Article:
Filed under: Action, Development, Environment, Northeast
West Whiteland Township, PA – Construction of the Mariner East 2 natural gas liquids pipeline faces several new obstacles as local authorities and the public respond to a series of drilling accidents.
Sunoco/Energy Transfer Partners recently voluntarily stopped construction in certain areas where horizontal directional drilling for the pipeline had contaminated local water sources. After a meetingwith township officials on Friday, July 14, the company announced that it was halting drilling operations in Chester County “indefinitely.” The horizontal directional drill (HDD) has been withdrawn from the site at Whiteland West Apartments where it had been active until last week, and has been sitting unused in the parking lot at St Peter and Paul Catholic Church and School.
It is unclear how long drilling in the area will stop, and if construction activities other than drilling are still taking place. Sunoco Logistics reportedly intends to blame Union Pipeline contractors, who had been operating the drill in Chester County, and replace them with workers from Michels Corporation, a pipeline contractor known for its work on the Keystone XL and Dakota Access Pipelines.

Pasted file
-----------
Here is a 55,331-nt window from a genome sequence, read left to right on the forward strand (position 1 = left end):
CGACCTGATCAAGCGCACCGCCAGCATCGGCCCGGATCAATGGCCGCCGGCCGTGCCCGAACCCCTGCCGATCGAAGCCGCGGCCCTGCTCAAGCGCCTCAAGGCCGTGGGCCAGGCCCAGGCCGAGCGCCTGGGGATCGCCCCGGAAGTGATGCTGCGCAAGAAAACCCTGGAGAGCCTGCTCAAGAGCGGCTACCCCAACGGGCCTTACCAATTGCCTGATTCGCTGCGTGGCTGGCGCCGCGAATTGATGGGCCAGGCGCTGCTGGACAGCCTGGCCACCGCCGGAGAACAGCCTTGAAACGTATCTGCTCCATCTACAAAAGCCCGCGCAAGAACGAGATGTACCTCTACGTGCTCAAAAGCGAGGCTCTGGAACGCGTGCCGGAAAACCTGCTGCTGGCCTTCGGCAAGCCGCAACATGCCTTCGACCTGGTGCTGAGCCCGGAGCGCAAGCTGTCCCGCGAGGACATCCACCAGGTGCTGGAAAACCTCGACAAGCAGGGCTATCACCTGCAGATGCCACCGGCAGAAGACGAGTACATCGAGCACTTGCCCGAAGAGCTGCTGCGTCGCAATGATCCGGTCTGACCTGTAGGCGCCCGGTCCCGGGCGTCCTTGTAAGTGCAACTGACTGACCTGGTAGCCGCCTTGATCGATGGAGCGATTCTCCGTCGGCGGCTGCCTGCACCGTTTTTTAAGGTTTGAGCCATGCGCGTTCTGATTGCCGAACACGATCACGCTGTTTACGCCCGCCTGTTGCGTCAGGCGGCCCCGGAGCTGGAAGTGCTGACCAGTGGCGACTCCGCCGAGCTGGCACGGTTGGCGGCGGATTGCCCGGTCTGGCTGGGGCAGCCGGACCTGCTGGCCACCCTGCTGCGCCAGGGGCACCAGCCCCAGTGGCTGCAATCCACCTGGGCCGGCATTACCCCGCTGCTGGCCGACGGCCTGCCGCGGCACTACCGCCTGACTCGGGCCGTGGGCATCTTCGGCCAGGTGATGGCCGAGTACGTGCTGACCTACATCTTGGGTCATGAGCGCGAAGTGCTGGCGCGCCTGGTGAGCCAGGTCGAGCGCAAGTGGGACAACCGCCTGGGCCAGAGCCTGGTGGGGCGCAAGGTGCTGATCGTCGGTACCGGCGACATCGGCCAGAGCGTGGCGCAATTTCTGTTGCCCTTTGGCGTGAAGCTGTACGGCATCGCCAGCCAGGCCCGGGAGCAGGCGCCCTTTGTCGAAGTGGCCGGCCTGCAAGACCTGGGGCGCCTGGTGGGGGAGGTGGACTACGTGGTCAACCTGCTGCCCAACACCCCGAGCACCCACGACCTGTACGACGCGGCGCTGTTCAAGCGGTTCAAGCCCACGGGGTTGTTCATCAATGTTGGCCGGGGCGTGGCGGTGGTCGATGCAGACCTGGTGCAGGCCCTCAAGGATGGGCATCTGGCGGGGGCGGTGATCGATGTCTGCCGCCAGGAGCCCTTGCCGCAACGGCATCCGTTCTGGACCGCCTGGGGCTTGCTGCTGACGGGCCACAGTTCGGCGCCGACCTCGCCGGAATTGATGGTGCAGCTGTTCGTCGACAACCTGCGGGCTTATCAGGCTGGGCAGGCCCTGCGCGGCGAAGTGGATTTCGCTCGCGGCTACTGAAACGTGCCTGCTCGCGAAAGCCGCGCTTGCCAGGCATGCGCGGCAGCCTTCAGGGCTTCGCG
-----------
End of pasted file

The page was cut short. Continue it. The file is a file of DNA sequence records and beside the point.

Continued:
Sunoco admitted puncturing an aquifer in Exton while drilling on June 22, and has offered bottled water and hotel vouchers to over a dozen residents whose water supply either disappeared or was tainted. The incident has been described as an “inadvertent return” – an accidental process in which a chemical slurry of underground drilling lubricants ends up flowing back towards the surface, contaminating any local waterways in its path.
Contaminated water from a tainted well in West Whiteland Township
Sunoco has paid to attach several homes to the public water system after their private wells were tainted with drilling slurry containing chemicals. However, problems with the aquifer feeding the public water system have also been reported since drilling began last month. Before residents started reporting contaminated water, the company had ignored requirements to notify downstream residents 72 hours before starting to drill.
Permitting paperwork from February of this year shows both Sunoco and Pennsylvania’s Department of Environmental Protection were aware that drilling was likely to damage the local aquifer. Despite this knowledge, Sunoco was given regulators’ blessing to drill anyway.
Earlier this month we heard from affected residents in Chester County about how pipeline drilling accidents are impacting their neighborhoods and their lives:
Water contamination from drilling has also been reported in other counties along the route of Mariner East 2. Blair County reported an ‘inadvertent return’ earlier this month. On Monday, July 17, another drilling spill was reported at a Mariner East 2 HDD site in Middletown, PA, in Delaware County: